Digger Odell Publications 2008

Those people who left the fatherland at an early day to seek an asylum in the New World, preferring to take their chances amongst the savage natives under the free heavens of North America, rather than to submit to the religious persecutions of the Old World, were evidently of the better classes of society. Of those who came from the vine clad hills of Switzerland was the Forni family, arriving on free soil about the beginning of the last century. From these, it is said, all the Forneys, Falinestocks and Fahrneys have sprung.

Dr. Peter Fahrney lived and practiced his profession in Lancaster Co., Pa., about the middle of the last century, but there are no records to show whether he was born in this country or in Europe. He was a man of more than ordinary intelligence, and a prominent member of the German Baptist Church. His library, in those days, consisted of an old German Bible, printed in 1737, Saur's Tune and Hymn book, together with two volumes of medical works, inherited from his father.

These medical books are quite ponderous, as they were printed from wood type by Laurentius, soon after the art of printing was first discovered, about four hundred years ago. These two medical books were published long before it was customary for physicians to use minerals for medicines. Accurate descriptions of all the Roots, Herbs, Barks, Leaves and Seeds, and their curative properties, are given. Solomon says there is nothing new under the sun. Young doctors, who are now-a-days so cautiously experimenting with Podophyllin (active principle of mandrake), should heed this saying; for they are not as far in advance as they imagine. Whoever claims the honor of discovering the curative properties of mandrake, should know that these books give their evidence in proof of the fact that it was in use four centuries ago, when the doctors of Switzerland first described it. Besides there is an account of its use in Genesis XXX, 14-22.

Dr. Peter Fahrney, the German physician, as he was then known, left Lancaster at an early day, traveling on foot, and winded his way along the Blue Ridge, or South Mountain, until he reached Chambersburg, where he practiced a few years, then crossed what is now known as Mason and Dixon's line, into Washington county, Md.; and at the foot of the Blue Ridge, near Beaver Creek, a branch of the Antietam, he settled down for life. From this point his fame spread throughout the settlements of Pennsylvania, Maryland and Virginia.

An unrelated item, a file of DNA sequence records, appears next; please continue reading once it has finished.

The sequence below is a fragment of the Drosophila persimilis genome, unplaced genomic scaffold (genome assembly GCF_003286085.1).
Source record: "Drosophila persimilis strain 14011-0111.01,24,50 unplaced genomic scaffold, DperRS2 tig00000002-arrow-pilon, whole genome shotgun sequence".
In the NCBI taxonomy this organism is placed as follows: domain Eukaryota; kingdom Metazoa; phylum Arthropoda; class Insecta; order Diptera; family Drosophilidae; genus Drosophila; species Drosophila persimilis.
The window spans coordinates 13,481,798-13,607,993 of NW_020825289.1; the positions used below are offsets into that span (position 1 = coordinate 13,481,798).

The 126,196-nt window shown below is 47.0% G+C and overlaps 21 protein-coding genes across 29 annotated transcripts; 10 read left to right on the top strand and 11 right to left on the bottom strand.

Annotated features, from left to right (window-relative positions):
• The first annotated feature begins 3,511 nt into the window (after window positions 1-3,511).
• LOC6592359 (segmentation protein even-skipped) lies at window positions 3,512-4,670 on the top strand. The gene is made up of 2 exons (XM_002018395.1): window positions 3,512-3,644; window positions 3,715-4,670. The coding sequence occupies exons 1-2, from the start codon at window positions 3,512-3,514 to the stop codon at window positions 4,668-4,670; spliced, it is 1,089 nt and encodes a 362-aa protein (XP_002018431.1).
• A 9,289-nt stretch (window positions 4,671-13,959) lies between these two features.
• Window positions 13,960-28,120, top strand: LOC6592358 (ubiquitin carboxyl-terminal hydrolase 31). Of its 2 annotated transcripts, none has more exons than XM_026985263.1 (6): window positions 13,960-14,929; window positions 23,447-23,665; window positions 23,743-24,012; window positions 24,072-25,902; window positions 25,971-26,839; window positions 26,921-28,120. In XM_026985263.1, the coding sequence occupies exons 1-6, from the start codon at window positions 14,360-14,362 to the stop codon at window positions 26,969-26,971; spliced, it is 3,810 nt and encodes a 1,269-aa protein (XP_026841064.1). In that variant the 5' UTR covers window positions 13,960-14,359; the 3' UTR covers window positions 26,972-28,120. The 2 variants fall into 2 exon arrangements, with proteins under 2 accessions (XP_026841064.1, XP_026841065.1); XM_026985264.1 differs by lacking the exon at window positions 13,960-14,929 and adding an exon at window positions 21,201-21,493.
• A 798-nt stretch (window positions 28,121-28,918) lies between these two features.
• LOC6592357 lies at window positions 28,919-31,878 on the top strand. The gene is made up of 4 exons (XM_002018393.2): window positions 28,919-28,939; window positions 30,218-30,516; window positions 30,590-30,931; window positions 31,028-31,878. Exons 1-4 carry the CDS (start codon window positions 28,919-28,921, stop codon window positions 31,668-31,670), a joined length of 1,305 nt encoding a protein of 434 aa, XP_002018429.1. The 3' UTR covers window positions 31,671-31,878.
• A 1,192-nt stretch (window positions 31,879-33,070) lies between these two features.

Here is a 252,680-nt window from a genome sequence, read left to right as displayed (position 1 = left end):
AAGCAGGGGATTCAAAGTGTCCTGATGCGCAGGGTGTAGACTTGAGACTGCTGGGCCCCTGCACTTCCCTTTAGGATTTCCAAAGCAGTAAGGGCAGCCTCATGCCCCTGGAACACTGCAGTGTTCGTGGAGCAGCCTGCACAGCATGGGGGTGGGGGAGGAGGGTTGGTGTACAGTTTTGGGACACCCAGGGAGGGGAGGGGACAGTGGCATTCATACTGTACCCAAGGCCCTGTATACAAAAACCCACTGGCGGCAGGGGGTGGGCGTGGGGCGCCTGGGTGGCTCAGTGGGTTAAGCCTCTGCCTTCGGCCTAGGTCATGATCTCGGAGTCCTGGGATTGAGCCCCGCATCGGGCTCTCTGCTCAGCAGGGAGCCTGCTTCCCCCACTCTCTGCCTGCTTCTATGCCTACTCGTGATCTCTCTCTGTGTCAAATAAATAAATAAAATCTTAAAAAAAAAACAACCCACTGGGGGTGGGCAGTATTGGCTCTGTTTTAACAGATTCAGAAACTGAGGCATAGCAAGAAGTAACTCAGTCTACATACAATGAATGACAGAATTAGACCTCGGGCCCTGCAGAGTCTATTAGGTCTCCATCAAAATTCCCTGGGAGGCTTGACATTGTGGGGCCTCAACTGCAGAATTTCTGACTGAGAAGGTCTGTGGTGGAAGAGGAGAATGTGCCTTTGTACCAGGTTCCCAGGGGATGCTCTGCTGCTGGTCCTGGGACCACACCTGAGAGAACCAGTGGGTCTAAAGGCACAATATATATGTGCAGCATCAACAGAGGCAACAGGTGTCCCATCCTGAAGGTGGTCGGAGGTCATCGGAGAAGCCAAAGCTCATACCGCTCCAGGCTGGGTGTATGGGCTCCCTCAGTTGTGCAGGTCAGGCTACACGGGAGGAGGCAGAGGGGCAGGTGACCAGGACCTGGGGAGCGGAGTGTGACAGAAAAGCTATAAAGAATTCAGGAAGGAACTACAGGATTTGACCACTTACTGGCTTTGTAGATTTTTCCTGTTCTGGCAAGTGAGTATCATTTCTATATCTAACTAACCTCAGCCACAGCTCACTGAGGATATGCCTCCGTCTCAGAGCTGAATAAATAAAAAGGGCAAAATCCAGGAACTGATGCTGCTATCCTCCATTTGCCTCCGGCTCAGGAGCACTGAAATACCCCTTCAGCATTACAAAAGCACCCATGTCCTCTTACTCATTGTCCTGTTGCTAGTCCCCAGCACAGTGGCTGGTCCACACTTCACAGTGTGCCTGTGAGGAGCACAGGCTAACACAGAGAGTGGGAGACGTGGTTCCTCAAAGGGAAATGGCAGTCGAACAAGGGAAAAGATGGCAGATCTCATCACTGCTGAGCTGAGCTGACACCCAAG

It is not claimed that Dr. Peter Fahrney accidentally discovered his Blood Purge, now known as Dr. Peter's Blood Vitalizer or Humor Antidote, nor was the recipe copied from his old books. He was so constituted by nature as to be unable to waste valuable moments. He engaged in study when not at the bedside of the sick; and at night, when his visitors had departed or retired, as the case may have been, he was at his library, to which book after book had been added in the course of years. Considering his practical knowledge of the mountain herbs, his clinical experience with his untiring energy, and more than an ordinary share of intellect, would it be wonderful if such a man could produce a compound composed of thirty-three of the best medicines known in the botanic Materia Medica, and that in future years was destined to astonish the world by its curative properties? Such were the results of the persistent labors of one who worked inside a plain Friend's coat, and under a broad-rimmed hat. Peace to his ashes.